Thanks for giving something back with Wilderness Volunteers!

Thursday, June 12, 2014

The Antiquities Act turns 108 this week!

The Antiquities Act allows "the President to set aside and reserve for use as public parks or reserves and public lands upon which are monuments, cliff-dwellings, cemeteries, graves, mounds, forts, or any other work of prehistoric, primitive, or aboriginal man, and also any natural formation of scientific or scenic or scenic value or interest, or natural wonder or curiosity together with such addition area of land surrounding or adjoining the same, as he may deem necessary for the proper preservation and subsequent investigation of said prehistoric work or remains."

National Monument managers include the National Park Service, the US Forest Service, the Bureau of Land Management, and the National Oceanic and Atmospheric Administration.

Devil's Tower
There have been 124 monuments created through the act; some of these have later been designated National Parks/Preserves through the action of Congress. You can find a list of the monuments with the President who dedicated them at this link.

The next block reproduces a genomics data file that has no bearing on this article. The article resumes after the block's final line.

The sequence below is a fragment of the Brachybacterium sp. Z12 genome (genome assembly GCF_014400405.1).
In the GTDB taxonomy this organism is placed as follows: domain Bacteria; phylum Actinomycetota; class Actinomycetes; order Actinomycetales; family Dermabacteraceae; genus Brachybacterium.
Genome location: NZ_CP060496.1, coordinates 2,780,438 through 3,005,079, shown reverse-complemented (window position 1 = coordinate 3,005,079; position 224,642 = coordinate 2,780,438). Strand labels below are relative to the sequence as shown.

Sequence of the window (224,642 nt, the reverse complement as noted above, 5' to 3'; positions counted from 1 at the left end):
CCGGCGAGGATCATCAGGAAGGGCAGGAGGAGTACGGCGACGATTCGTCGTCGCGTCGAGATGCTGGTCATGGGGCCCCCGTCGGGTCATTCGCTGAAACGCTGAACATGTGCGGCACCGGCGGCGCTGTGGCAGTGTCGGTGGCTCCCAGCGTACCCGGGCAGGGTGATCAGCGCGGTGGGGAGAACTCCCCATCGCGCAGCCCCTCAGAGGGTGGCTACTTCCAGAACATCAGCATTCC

The first was Devil's Tower in Wyoming, dedicated by Theodore Roosevelt in 1906 shortly after The Antiquities Act was signed into law. The latest was the Organ Mountains - Desert Peaks in New Mexico in May of this year by Barack Obama.

Thursday, June 05, 2014

Wilderness: Our Enduring American Legacy

Hiking in the John Muir Wilderness
A new publication from The Wilderness Society celebrates the role of wilderness in shaping our national character, highlights the significance of wilderness in America and calls on Congress to protect more wild places.
"Changes unforeseen by the authors of the Wilderness Act five decades ago ... make the resource of wilderness even more essential to our nation's future."
 More than two dozen locally-crafted, home-grown bills to protect new wilderness areas are still pending before the House and Senate; many have been stalled on Capitol Hill for years due to political partisanship and ideological disputes. To honor the 50th anniversary of the Wilderness Act, The Wilderness Society is calling on
Eagletail Mountains Wilderness in Arizona
Congress to renew its commitment to protecting wilderness by passing legislation to protect our wild legacy. The report highlights Hermosa Creek in Colorado, Montana’s Rocky Mountain Front, and Maine’s Coastal Islands among other priority areas.